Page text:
%I
%S 2,6,4,9,3,2,0,8,4,6,0,2,7,7,6,8,6,2,4,3,4,1,1,6,4,9,4,7,6,2,5,7,1,0,
%T 6,8,6,5,0,1,9,0,0,6,6,0,4,1,3,6,4,4,5,2,8,7,8,7,4,4,8,9,3,2,9,2,0,9,
%U 0,2,5,0,8,7,0,6,8,8,6,3,8,9,7,2,7,3,4,9,8,5,2,3,3,7,4,6,1,8,4,4
%N Decimal expansion of the solution to x = sin( Pi/6  x*sqrt(1  x^2) ).
%C Trisecting an ellipse area.
%C Given the ellipse x^2/a^2 + y^2/b^2 = 1, one way to trisect its area is to use the symmetric lines x = s and x = s, s being the unique real solution to s = a*sin(Pi/6  (s*sqrt(a^2  s^2))/a^2).
%C Setting s = a * t, the equation in t becomes t = sin( Pi/6  t*sqrt(1  t^2) ), which is noticeably independant of excentricity.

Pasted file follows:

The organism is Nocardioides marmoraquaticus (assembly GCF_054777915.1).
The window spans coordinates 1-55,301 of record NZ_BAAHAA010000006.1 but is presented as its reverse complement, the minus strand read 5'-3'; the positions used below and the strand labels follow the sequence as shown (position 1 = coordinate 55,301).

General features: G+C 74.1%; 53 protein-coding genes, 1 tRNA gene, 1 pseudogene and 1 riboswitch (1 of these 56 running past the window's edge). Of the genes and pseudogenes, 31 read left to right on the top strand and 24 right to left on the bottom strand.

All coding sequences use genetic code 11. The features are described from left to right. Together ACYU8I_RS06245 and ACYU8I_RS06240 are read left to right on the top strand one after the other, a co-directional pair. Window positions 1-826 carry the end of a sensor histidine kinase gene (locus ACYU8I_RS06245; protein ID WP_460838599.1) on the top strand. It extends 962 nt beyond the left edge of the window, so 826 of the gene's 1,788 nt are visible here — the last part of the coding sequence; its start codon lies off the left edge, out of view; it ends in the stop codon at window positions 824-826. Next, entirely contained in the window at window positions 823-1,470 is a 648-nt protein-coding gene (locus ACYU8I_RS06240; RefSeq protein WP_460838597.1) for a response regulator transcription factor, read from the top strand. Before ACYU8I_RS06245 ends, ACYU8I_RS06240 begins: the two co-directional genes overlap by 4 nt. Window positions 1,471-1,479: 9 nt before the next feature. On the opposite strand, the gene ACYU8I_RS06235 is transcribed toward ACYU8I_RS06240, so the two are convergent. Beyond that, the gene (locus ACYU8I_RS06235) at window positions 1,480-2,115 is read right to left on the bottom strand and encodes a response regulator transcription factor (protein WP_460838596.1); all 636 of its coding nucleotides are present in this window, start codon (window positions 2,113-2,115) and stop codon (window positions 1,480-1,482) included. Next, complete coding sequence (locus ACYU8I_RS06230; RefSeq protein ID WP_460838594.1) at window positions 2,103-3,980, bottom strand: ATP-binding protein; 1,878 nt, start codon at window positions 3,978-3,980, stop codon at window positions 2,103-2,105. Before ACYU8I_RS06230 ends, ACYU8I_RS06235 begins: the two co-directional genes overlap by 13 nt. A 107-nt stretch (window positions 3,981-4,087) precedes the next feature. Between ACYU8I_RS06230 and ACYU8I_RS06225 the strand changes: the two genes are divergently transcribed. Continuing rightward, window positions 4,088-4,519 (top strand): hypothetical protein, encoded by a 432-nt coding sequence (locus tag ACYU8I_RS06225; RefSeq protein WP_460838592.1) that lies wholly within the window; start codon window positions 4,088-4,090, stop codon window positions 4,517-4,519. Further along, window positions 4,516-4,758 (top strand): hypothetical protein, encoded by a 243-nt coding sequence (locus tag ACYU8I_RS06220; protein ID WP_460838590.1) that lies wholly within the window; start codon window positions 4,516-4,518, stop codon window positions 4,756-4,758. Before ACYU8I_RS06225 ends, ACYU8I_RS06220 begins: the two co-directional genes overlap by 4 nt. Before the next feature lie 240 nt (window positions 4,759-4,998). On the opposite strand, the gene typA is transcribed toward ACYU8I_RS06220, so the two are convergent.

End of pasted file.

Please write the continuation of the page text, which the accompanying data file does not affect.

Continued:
%C In the case of a unit radius circle, total cut length is 4*sqrt(1t^2) = 3.857068297..., which is quite larger than cutting along 3 radii.
%C This constant is also the solution to an elementary problem involving two overlapping circles, known as "Mrs. Miniver's problem" (cf. S. R. Finch, p. 487). The distance between the centers of the two circles is 2*x = 0.5298641692...
%D Steven R. Finch, Mathematical Constants, Cambridge University Press, 2003, p. 487.
%H JeanFrançois Alcover, <a href="/A192408/a192408.gif">L. A. Graham, Ingenious Mathematical Problems and Methods, Dover, 1959, p. 6.</a>
%H Eric Weisstein, <a href="http://mathworld.wolfram.com/Ellipse.html">Ellipse</a>, MathWorld
%e 0.26493208460277686243411649476257106865019006604136445287874489329209025087...
%t RealDigits[ x /. FindRoot[x == Sin[Pi/6  x*Sqrt[1  x^2]], {x, 1/4}, WorkingPrecision > 100]][[1]]
%o (PARI) solve(x=.2,.3,sin(Pi/6x*sqrt(1x^2))x) \\ _Charles R Greathouse IV_, Jun 30 2011
%K nonn,cons
%O 0,1
%A _JeanFrançois Alcover_, Jun 30 2011